Tuesday, November 21, 2017

Temple Tuesday: Shirley and The Rat Pack

Here's a shot of Shirley and Peter Lawford circa June 1946 in a publicity shot for a Command Performance Radio Broadcast. Was Peter trying to get Shirley into the Rat Pack? Or was he attempting to get something else from Shirley with his charm? I tried to zero in on the script, but couldn't read a durn thing.

Don't even think about it, Peter. She's a married lady, so wipe that smile off your face. And that better be water in the pitcher!

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Monday, November 20, 2017

San Diego Santa Fe Station, 1958

As many prepare to travel for Thanksgiving, let's start the week off with a vintage shot of the San Diego Santa Fe Train Station, circa 1958. Of course I especially dig the details, like those vintage autos in the parking lot!

Anybody care to see the Incinerators at the Spring Fair?

Here is a contemporary shot of the Station just so that you can see this historic landmark is still alive and kicking!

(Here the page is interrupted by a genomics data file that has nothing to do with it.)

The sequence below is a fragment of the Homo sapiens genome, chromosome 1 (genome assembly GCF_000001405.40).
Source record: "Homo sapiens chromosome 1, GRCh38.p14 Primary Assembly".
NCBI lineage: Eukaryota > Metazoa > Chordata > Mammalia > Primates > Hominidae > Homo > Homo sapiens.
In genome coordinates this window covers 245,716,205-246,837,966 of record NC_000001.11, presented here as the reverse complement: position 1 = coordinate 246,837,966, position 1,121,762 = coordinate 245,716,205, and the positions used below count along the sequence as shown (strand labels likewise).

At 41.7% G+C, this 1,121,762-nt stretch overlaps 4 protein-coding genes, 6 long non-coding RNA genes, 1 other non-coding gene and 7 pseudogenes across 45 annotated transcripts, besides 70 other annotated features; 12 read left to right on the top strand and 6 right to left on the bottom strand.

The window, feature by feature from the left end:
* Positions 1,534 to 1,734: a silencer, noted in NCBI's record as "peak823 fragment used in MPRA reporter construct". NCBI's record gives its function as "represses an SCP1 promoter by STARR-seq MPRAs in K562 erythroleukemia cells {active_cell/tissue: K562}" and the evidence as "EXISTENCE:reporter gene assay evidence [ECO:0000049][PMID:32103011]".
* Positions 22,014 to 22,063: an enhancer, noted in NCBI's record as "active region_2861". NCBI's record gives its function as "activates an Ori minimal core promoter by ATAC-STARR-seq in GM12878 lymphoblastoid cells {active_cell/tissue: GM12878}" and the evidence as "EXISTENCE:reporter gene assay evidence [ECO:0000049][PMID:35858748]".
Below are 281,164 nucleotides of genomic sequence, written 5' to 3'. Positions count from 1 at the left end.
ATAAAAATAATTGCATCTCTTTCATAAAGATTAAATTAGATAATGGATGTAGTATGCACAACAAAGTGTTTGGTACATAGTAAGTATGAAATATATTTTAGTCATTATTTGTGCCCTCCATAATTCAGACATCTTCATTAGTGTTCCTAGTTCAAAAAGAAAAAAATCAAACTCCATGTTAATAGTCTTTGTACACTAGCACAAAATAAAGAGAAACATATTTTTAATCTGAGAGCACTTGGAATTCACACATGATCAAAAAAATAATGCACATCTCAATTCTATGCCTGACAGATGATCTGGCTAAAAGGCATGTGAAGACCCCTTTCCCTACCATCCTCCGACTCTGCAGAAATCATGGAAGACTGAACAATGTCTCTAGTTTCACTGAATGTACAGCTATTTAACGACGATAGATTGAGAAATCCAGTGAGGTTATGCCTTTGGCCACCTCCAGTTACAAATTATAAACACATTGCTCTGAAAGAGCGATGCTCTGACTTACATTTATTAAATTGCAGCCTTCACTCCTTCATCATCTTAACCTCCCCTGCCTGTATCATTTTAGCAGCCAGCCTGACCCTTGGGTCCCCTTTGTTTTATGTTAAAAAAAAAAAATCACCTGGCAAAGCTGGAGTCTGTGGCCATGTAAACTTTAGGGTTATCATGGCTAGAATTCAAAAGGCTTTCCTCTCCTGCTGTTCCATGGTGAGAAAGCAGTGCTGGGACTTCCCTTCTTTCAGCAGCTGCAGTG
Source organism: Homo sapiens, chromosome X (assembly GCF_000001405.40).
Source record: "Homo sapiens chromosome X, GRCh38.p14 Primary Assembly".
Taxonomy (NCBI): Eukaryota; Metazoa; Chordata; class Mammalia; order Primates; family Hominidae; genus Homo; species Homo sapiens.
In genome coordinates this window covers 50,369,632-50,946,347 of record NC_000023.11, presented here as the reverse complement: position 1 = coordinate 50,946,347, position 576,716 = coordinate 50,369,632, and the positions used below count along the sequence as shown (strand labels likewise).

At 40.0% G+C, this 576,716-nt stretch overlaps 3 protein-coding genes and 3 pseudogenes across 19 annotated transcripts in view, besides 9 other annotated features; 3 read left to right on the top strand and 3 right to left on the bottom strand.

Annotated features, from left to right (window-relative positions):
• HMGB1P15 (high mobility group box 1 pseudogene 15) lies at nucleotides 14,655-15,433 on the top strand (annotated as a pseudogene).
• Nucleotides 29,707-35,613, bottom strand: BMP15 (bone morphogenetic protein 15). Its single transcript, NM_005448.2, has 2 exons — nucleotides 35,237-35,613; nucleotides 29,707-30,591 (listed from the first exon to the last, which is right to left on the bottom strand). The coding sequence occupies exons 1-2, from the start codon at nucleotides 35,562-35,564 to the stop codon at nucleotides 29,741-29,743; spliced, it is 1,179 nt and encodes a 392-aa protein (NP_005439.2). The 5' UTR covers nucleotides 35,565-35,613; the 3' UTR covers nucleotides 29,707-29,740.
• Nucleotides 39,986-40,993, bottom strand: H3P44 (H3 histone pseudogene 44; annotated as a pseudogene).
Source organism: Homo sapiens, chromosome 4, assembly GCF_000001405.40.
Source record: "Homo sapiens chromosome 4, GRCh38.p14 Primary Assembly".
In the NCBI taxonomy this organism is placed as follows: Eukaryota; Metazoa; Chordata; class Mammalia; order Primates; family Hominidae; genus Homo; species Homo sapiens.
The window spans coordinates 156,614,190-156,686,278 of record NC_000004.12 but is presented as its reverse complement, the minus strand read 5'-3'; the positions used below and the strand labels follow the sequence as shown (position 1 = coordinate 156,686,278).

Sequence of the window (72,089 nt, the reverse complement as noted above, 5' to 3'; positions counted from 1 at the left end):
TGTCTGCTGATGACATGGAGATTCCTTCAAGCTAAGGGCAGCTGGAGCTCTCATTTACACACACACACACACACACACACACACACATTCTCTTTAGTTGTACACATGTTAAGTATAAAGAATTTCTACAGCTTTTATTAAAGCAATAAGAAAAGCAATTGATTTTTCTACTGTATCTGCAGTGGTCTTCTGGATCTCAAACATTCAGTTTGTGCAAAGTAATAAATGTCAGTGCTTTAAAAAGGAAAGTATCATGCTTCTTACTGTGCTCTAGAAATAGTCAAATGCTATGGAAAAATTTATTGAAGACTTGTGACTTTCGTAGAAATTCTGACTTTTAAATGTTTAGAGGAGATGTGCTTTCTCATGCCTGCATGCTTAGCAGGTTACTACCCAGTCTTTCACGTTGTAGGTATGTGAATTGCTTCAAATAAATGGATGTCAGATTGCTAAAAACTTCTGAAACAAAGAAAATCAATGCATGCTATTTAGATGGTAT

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Saturday, November 18, 2017

San Diego Airport, 1958

I have been told that pilots hate landing in San Diego because of the short runway. For me, because you fly right over the downtown (and my house), it is a thrilling experience to peer over the top of the iconic skyline. Here is a vintage shot of the Airport circa 1958. I had to take a closer look at the vintage cabs. Sorry...no Lyft or Uber, folks.

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Thursday, November 16, 2017

Graveyard at Monticello

Today marks the final post of my Virginia trip, finishing up business in the Monticello graveyard. I was a little surprised at the ostentatious gold TJ on the front of the gate. It looked like paint and gave a bit of a tacky look to the insignia. Other than that, it was a beautiful little plot for the family of Thomas Jefferson.

Here is the marker for the third President of the United States.

Surprising to many is that the Presidency was not on the list of what Jefferson wanted to be known for.

Signage can assist you in finding the plot you are looking for.

Even Jefferson's mother is buried here.

I hope you enjoyed my photos from Virginia; it was a wonderful trip and at some point, I do hope to return. Especially to Charlottesville.

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Wednesday, November 15, 2017

Pluto in Fantasyland